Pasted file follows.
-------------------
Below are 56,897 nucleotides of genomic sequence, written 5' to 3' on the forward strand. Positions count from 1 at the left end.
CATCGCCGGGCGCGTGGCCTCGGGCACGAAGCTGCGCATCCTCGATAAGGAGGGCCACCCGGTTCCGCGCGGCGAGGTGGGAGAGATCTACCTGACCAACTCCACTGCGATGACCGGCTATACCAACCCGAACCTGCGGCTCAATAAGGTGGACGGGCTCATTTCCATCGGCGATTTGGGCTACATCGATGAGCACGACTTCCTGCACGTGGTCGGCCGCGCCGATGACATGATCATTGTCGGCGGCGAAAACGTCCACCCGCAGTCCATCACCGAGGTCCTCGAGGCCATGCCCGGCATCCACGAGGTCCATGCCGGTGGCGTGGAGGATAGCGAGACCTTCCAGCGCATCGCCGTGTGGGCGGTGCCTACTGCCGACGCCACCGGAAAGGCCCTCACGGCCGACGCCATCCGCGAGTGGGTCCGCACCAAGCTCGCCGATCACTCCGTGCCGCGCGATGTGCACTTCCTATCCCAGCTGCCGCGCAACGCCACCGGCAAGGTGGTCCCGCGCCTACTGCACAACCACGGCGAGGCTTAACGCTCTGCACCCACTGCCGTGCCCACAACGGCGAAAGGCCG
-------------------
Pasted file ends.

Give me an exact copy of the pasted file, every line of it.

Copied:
Below are 56,897 nucleotides of genomic sequence, written 5' to 3' on the forward strand. Positions count from 1 at the left end.
CATCGCCGGGCGCGTGGCCTCGGGCACGAAGCTGCGCATCCTCGATAAGGAGGGCCACCCGGTTCCGCGCGGCGAGGTGGGAGAGATCTACCTGACCAACTCCACTGCGATGACCGGCTATACCAACCCGAACCTGCGGCTCAATAAGGTGGACGGGCTCATTTCCATCGGCGATTTGGGCTACATCGATGAGCACGACTTCCTGCACGTGGTCGGCCGCGCCGATGACATGATCATTGTCGGCGGCGAAAACGTCCACCCGCAGTCCATCACCGAGGTCCTCGAGGCCATGCCCGGCATCCACGAGGTCCATGCCGGTGGCGTGGAGGATAGCGAGACCTTCCAGCGCATCGCCGTGTGGGCGGTGCCTACTGCCGACGCCACCGGAAAGGCCCTCACGGCCGACGCCATCCGCGAGTGGGTCCGCACCAAGCTCGCCGATCACTCCGTGCCGCGCGATGTGCACTTCCTATCCCAGCTGCCGCGCAACGCCACCGGCAAGGTGGTCCCGCGCCTACTGCACAACCACGGCGAGGCTTAACGCTCTGCACCCACTGCCGTGCCCACAACGGCGAAAGGCCG